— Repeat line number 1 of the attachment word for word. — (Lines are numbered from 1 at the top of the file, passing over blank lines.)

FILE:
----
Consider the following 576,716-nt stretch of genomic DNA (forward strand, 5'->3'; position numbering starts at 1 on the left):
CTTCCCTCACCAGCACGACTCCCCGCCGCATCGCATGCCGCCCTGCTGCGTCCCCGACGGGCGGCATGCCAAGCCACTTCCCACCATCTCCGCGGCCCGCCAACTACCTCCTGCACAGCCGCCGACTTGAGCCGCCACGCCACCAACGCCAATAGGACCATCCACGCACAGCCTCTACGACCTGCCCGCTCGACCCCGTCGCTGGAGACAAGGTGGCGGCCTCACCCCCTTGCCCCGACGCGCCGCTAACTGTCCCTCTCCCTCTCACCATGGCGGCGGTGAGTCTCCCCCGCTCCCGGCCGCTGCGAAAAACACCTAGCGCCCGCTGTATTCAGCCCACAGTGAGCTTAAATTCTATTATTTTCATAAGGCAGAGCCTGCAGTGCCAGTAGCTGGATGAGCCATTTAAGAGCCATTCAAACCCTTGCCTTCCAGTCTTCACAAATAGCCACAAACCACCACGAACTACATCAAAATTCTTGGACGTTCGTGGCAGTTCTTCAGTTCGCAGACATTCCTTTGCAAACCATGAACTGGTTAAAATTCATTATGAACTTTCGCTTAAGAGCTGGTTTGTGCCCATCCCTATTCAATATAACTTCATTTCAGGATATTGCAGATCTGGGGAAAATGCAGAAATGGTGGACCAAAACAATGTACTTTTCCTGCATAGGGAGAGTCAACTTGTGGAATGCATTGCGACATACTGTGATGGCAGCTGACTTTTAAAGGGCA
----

Consider the following 576,716-nt stretch of genomic DNA (forward strand, 5'->3'; position numbering starts at 1 on the left):